I had seen this book in a couple of different places and thought it might be one I wanted to read…The Girls in the Stilt House by Kelly Mustian. I read enough about it to see that it was set in the south in the 1920s. In general, that’s a period I enjoy reading about.
I put the book on my waitlist but then later saw that it was a free book offered from my Audible membership. Audible has a new thing that allows members to download extra books from their catalog for free. These books don’t count towards my allotted audiobooks. It’s a great little added perk. So I took it off my library waitlist and listened through Audible instead.
Did I like the book…it was good. There were a few spots in the book that the author’s imagination went a little further than my own did, but all in all, it wasn’t too far.
Of course, there’s a mean father…a mean landlord…poor sharecroppers, tension between races, and unplanned pregnancy.
This is a debut novel so hopefully, this author will craft her story skills even more with her next book.
Here’s what Amazon has to say:
“Set in 1920s Mississippi, this debut Southern novel weaves a beautiful and harrowing story of two teenage girls cast in an unlikely partnership through murder—perfect for readers of Where the Crawdads Sing and If the Creek Don’t Rise.
Ada promised herself she would never go back to the Trace, to her hard life on the swamp and her harsh father. But now, after running away to Baton Rouge and briefly knowing a different kind of life, she finds herself with nowhere to go but back home. And she knows there will be a price to pay with her father.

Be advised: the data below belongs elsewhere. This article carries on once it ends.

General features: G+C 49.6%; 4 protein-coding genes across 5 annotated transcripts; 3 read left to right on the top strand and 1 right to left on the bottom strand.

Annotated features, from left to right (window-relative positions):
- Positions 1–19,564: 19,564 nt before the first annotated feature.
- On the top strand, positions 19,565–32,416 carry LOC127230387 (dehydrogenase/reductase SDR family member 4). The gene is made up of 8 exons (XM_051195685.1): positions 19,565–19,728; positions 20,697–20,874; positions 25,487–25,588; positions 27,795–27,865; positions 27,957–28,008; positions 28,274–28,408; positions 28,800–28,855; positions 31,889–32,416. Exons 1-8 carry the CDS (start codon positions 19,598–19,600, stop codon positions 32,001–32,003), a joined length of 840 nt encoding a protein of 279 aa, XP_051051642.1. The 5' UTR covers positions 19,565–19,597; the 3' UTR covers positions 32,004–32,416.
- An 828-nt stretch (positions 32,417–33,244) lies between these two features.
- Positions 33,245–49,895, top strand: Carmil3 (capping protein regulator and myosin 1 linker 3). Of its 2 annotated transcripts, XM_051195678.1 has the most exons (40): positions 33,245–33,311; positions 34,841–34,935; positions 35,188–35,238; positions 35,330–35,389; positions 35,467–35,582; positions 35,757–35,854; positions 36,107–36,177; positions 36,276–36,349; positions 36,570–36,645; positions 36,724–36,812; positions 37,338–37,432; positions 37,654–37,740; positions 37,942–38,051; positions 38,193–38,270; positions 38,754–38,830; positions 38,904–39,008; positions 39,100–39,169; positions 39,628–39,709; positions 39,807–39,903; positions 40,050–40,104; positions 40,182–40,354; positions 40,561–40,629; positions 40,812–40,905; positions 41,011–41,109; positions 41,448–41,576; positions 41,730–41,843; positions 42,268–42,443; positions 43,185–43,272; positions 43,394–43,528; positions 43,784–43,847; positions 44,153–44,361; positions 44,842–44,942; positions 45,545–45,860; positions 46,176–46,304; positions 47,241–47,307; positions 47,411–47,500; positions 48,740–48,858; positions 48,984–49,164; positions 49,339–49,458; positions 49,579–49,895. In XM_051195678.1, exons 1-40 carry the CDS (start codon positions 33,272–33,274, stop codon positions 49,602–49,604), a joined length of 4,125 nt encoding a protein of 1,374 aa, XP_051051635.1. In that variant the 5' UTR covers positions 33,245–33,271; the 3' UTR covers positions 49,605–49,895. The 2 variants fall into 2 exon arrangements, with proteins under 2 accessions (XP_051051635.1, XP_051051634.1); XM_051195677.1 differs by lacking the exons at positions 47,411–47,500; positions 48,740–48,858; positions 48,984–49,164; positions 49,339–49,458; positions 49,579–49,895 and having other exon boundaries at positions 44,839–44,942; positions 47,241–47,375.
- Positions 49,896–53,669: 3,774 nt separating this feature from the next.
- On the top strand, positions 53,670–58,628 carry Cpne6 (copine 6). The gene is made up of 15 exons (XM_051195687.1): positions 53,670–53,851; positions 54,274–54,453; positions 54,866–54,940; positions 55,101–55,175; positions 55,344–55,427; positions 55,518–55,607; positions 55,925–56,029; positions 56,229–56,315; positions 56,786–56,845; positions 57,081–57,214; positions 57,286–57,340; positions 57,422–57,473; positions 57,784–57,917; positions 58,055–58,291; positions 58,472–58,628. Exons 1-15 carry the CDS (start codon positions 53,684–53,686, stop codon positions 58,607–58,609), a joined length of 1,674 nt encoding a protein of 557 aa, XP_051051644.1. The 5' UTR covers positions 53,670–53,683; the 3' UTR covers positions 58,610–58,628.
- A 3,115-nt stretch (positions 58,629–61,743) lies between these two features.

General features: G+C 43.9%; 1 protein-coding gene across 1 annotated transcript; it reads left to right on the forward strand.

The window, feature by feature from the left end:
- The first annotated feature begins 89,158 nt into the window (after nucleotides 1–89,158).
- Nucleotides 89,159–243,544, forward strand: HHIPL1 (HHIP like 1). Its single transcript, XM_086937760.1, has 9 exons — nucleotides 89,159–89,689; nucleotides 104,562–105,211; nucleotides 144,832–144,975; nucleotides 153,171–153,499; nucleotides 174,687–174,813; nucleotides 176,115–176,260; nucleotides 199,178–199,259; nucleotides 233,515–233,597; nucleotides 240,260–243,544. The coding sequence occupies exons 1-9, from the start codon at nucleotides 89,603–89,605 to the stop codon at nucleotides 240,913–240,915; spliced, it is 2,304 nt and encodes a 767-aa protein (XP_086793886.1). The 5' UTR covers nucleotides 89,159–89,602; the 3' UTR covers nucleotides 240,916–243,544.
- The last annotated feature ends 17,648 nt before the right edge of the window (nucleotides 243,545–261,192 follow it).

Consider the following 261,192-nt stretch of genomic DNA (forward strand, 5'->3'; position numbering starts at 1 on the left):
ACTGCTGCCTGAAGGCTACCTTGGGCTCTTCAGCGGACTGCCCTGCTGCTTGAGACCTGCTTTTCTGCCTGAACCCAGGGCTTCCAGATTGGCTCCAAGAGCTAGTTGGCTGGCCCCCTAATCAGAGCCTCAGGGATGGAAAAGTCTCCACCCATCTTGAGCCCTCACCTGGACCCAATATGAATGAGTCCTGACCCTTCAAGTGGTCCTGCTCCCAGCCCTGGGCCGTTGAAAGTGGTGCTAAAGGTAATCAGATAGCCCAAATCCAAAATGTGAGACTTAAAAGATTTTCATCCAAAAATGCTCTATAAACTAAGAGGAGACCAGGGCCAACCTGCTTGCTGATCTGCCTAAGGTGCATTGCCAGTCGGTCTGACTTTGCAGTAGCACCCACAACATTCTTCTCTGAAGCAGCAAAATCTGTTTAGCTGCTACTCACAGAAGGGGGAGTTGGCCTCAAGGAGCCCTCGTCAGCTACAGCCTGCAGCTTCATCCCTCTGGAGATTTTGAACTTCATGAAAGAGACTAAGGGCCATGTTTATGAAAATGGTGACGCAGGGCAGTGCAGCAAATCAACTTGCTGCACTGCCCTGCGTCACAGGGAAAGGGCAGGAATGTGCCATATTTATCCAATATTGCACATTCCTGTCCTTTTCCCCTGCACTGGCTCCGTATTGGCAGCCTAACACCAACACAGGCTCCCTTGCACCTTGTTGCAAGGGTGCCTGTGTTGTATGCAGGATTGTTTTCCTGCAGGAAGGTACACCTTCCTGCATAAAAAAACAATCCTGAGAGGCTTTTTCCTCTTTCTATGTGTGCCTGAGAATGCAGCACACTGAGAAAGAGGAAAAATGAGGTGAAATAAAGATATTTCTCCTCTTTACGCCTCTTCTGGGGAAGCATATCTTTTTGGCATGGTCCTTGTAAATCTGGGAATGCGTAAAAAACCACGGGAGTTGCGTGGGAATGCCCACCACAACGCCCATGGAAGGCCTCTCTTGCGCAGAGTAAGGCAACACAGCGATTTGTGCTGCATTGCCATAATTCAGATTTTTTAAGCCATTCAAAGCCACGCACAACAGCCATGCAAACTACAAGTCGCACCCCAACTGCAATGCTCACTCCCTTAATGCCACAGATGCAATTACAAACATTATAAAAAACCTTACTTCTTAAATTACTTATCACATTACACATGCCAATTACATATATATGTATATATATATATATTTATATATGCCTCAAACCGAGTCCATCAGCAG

Matilda, daughter of a sharecropper, is from the other side of the Trace. Doing what she can to protect her family from the whims and demands of some particularly callous locals is an ongoing struggle. She forms a plan to go north, to pack up the secrets she’s holding about her life in the South and hang them on the line for all to see in Ohio.
As the two girls are drawn deeper into a dangerous world of bootleggers and moral corruption, they must come to terms with the complexities of their tenuous bond and a hidden past that links them in ways that could cost them their lives.”
Amazon readers gave the book 4.5 stars. I’m going to give 4.2. My main reason is I think I’m tired of books where everyone is so mean. So many of the books I’ve read lately are full of terribly mean men. I think I tire of that some. Hmm. I wonder if that’s why I’ve been listening to more podcasts and fewer books.
You can find the book HERE on Amazon.